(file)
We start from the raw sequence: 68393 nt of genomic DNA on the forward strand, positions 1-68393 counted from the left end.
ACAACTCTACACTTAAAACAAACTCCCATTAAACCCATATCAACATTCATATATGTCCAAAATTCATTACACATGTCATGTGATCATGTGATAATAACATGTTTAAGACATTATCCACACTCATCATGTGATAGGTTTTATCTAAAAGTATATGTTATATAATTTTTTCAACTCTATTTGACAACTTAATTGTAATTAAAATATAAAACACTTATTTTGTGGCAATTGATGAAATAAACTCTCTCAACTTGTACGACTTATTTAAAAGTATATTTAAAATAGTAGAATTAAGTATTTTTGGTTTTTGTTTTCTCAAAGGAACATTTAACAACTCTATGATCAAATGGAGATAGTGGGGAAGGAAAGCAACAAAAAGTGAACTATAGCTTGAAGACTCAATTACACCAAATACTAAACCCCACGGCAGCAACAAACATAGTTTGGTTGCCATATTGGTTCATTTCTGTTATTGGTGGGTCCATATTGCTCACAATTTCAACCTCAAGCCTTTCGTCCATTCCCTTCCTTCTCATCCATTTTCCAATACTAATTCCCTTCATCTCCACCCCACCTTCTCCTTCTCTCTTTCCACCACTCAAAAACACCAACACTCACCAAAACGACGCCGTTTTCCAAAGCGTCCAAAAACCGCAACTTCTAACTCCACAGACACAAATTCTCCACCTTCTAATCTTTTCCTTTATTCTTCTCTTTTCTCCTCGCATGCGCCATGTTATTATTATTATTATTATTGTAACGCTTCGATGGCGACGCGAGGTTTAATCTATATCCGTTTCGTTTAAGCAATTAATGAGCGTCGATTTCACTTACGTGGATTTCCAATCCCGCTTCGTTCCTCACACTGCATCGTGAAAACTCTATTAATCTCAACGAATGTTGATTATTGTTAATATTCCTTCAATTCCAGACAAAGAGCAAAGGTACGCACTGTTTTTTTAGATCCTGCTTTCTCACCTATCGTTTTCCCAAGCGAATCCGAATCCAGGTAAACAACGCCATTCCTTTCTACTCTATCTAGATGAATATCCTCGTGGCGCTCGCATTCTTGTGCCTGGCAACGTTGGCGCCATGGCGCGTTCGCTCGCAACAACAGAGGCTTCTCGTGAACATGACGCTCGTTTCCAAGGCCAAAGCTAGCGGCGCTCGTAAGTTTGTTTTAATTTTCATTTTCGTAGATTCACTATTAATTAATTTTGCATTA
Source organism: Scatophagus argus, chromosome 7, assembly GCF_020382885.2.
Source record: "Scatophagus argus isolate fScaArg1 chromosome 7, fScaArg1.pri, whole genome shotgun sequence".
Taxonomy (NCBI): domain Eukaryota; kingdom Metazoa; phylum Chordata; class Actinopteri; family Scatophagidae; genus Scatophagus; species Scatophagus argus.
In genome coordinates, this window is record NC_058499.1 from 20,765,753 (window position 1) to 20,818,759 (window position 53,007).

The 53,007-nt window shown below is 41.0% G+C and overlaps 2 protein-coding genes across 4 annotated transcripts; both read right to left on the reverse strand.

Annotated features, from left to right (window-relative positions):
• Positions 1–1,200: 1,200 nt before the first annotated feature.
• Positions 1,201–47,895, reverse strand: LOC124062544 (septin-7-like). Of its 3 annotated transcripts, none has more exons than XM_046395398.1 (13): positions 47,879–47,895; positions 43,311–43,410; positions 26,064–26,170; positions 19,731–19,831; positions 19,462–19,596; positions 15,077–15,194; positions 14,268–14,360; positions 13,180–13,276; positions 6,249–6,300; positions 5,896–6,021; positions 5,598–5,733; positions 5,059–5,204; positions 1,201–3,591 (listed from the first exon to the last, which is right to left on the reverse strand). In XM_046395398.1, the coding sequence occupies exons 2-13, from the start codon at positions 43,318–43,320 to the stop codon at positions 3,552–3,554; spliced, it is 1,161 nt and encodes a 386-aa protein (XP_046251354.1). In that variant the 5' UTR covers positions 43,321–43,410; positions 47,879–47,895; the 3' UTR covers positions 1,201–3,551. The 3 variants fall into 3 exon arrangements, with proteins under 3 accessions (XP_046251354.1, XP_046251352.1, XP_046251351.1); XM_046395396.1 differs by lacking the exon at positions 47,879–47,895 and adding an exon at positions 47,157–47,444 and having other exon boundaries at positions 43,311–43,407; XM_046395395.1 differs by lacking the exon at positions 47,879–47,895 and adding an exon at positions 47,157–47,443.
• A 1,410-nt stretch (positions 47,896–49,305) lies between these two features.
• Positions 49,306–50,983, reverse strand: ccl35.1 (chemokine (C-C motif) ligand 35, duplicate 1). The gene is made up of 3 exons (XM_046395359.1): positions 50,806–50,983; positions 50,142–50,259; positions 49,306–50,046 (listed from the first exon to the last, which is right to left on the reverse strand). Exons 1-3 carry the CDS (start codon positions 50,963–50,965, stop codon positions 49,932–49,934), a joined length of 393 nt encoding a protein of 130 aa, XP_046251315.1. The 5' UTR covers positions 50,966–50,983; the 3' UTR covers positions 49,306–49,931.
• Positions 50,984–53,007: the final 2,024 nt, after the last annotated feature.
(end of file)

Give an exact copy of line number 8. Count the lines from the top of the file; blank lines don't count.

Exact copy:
Annotated features, from left to right (window-relative positions):